We possess a personal survival kit, which we can rely on during any catastrophe or opportunity.
Even if we lose all of our worldly goods, this kit is with us. It is functional for all of our needs.
I noticed my daughter exhibiting an inclination toward superficiality, so I challenged her preference for things, amounts and titles by asking her how she would want to be remembered. Based on her recent release from 10 years of braces, she replied that she wanted to be remembered as pretty. My response was, “Is that all?”
She was puzzled by my dissatisfaction with her response. Many others of us might have responded with “my big house, cars, bank account, family, friends, associates,” or other tangible possessions. What if these are gone in a flood, tornado or earthquake? What do we have?
I wanted my daughter to see and appreciate the value of the perceived intangibles that she possessed. These valued attributes include character, which consists of stoicism, kindness, tolerance, unselfishness, honesty, humility, respectfulness, loyalty, life-affirming courage, creativity, integrity and gratefulness. There are other attributes such as disipline, love, curiosity, rigor, intelligence, an inclination for innovation and unity, perseverance, a sense of humor and optimism. Others could be included. They are mobile, eternal and essential to any context.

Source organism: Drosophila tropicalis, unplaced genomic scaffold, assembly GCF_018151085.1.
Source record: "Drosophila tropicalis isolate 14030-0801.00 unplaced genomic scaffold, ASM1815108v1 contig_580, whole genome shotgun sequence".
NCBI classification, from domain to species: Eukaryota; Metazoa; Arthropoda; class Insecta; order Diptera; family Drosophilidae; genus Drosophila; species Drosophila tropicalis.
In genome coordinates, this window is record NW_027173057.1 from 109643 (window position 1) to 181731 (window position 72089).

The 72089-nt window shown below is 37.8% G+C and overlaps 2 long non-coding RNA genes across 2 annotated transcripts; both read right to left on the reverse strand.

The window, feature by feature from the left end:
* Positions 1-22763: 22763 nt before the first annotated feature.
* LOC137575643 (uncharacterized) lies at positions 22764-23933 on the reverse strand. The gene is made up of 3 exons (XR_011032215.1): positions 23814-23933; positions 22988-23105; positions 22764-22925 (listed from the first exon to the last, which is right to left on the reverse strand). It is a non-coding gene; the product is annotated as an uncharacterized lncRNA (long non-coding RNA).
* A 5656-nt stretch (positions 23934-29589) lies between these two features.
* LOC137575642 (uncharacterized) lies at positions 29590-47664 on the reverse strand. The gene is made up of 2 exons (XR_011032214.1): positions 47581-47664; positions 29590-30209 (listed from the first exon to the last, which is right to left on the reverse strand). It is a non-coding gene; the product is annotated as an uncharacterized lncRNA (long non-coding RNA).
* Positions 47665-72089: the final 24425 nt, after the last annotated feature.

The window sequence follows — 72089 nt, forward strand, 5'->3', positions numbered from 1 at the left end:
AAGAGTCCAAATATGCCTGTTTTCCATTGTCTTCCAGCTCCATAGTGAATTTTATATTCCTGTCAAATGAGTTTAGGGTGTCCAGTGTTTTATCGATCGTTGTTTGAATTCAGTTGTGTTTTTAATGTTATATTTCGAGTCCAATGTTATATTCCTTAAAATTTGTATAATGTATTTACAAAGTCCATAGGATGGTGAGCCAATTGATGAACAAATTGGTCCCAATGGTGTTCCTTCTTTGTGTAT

These attributes that we possess are our personal survival kit. There is little room for superficialities in it. Our kit enables us to impact the world’s needs, as was done in Joplin, Haiti, New Orleans and Japan, as well as our local community and home. We are dependent on our kit when there is nothing tangible to rely on.
We must be careful how we hone it. It is incumbent on all of our institutions to use it in a positive manner so that, with our kit, we make the maximum impact.
We don’t have to be as despondent when communities or countries suffer incalculable material losses. All of our citizens possess what I wanted my daughter to recognize, possess and value most: a strong positive survival kit.
William E. "Gene" Robertson is a Columbia resident and a professor emeritus at MU.